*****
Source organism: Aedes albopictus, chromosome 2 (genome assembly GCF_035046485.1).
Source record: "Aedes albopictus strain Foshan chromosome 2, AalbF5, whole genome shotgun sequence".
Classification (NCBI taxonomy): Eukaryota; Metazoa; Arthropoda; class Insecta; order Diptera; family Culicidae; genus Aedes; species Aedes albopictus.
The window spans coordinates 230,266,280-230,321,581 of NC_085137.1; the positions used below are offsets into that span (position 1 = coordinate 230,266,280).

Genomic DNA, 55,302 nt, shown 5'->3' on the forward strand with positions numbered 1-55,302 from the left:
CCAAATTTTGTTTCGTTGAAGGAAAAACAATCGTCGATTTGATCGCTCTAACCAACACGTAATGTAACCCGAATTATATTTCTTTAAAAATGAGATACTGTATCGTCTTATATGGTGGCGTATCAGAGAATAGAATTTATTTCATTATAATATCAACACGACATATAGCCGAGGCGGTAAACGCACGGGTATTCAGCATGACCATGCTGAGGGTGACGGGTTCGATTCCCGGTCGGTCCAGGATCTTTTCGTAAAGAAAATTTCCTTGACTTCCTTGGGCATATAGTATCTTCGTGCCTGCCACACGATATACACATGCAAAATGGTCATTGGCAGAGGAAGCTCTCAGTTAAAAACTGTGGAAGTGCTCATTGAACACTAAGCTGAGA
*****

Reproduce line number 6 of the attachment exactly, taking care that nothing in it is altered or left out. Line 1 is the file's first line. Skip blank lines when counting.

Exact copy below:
CCAAATTTTGTTTCGTTGAAGGAAAAACAATCGTCGATTTGATCGCTCTAACCAACACGTAATGTAACCCGAATTATATTTCTTTAAAAATGAGATACTGTATCGTCTTATATGGTGGCGTATCAGAGAATAGAATTTATTTCATTATAATATCAACACGACATATAGCCGAGGCGGTAAACGCACGGGTATTCAGCATGACCATGCTGAGGGTGACGGGTTCGATTCCCGGTCGGTCCAGGATCTTTTCGTAAAGAAAATTTCCTTGACTTCCTTGGGCATATAGTATCTTCGTGCCTGCCACACGATATACACATGCAAAATGGTCATTGGCAGAGGAAGCTCTCAGTTAAAAACTGTGGAAGTGCTCATTGAACACTAAGCTGAGA